No Valentines but Wedding Ceremony Notices Are Plentiful


I had planned to write about the older Valentine cards that I had in my collection of memorabilia but I discovered that they were birthday cards instead. Since Valentine’s Day cards and events often lead to marriage I decided instead to indulge you with newspaper records of wedding ceremonies found during my research.

This report of a wedding came from the Manitoba Free Press 10 May of 1882:
Another of those happy events, the joining in the “holy bonds” of “two hearts that beat as one,” took place in this village on Tuesday, the 18th inst., the contracting parties being Mr. John Cameron, foreman for Armitage & Douglas, and Miss Mary Campbell. Rev. J. M. Wellwood tied the connubial knot, and our best wish for the happy couple is that they may never have occasion to regret his having performed this interesting ceremony.” 1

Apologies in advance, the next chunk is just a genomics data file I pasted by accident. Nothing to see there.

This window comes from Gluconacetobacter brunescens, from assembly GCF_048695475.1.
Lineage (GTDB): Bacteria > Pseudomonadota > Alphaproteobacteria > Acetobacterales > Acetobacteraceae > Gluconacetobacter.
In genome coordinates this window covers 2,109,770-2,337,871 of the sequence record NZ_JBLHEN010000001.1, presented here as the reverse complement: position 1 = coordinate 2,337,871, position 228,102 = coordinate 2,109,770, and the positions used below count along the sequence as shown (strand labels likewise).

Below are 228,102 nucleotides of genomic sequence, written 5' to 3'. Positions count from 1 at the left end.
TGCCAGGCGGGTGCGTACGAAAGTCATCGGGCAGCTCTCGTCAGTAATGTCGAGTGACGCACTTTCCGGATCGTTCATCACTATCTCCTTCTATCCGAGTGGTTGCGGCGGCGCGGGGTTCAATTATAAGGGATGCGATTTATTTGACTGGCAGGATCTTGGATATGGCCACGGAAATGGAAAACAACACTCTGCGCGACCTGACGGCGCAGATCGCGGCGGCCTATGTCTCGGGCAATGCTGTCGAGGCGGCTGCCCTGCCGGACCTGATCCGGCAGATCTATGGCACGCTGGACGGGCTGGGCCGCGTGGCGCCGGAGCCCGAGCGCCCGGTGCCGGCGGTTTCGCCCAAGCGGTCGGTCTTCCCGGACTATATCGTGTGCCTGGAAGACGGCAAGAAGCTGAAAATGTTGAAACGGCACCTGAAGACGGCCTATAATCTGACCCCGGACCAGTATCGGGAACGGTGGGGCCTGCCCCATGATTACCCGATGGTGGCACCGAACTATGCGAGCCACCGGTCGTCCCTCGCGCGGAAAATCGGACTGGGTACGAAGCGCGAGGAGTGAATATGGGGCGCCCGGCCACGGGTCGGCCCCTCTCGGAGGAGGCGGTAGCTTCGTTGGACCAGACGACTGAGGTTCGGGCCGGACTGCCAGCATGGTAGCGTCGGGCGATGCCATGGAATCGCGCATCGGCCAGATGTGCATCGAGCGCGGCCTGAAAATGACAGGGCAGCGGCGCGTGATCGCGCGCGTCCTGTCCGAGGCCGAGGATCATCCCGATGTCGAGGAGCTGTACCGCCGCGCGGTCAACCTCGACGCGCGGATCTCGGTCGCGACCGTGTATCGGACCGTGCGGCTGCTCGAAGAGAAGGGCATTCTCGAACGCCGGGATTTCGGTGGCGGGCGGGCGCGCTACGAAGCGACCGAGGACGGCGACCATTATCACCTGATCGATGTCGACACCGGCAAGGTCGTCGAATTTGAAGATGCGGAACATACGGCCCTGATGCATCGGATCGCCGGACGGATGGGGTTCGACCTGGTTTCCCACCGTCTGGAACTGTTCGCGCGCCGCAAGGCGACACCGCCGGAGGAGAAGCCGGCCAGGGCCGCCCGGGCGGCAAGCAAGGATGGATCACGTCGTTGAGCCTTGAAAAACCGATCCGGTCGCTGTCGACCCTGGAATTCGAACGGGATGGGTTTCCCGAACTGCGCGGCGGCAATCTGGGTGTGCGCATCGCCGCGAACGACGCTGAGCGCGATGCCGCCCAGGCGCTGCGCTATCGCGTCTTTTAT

The last sentence left me wondering if the author of this report knew John personally because he was later to become the tamer of the lawless frontier town that Minnedosa was to become. He was to deal out rough justice to the point that he was fired, because while nursing a hangover he struck one of the town councilors.

Sharp eyed genealogical researchers have already caught the term “ inst.” Knowing that it means previously in the same month they are having difficulty reconciling the 18th day for the marriage and the 10th day for publication of the nuptials in the paper. A check of this particular column reveals that at the bottom of it is written the date of submission to the editor, “April 23rd, ‘82”. A wise move is to check these “gossip” columns for a date in order to save research headaches.

Some wedding notices were to the point. This notice is courtesy of the Elora Observer 15 February 1872:
On Thursday 8th inst, by the Rev. Mr. Barker, at the residence of Mr. George S. Armstrong, Nichol, Mr. Joseph Sanderson to Miss Maria Sims, both of Eramosa.”